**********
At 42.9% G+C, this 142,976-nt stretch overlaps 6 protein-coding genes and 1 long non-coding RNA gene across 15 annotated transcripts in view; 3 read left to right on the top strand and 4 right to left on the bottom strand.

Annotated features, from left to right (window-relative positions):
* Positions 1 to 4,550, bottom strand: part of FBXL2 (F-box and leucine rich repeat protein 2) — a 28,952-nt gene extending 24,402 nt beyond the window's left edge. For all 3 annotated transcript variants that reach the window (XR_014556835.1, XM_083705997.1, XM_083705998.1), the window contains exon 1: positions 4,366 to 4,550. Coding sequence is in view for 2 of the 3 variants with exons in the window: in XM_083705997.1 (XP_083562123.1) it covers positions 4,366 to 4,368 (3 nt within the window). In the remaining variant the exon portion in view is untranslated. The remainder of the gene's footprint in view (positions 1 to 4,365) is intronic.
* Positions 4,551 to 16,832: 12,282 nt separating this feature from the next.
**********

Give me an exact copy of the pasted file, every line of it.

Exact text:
At 42.9% G+C, this 142,976-nt stretch overlaps 6 protein-coding genes and 1 long non-coding RNA gene across 15 annotated transcripts in view; 3 read left to right on the top strand and 4 right to left on the bottom strand.

Annotated features, from left to right (window-relative positions):
* Positions 1 to 4,550, bottom strand: part of FBXL2 (F-box and leucine rich repeat protein 2) — a 28,952-nt gene extending 24,402 nt beyond the window's left edge. For all 3 annotated transcript variants that reach the window (XR_014556835.1, XM_083705997.1, XM_083705998.1), the window contains exon 1: positions 4,366 to 4,550. Coding sequence is in view for 2 of the 3 variants with exons in the window: in XM_083705997.1 (XP_083562123.1) it covers positions 4,366 to 4,368 (3 nt within the window). In the remaining variant the exon portion in view is untranslated. The remainder of the gene's footprint in view (positions 1 to 4,365) is intronic.
* Positions 4,551 to 16,832: 12,282 nt separating this feature from the next.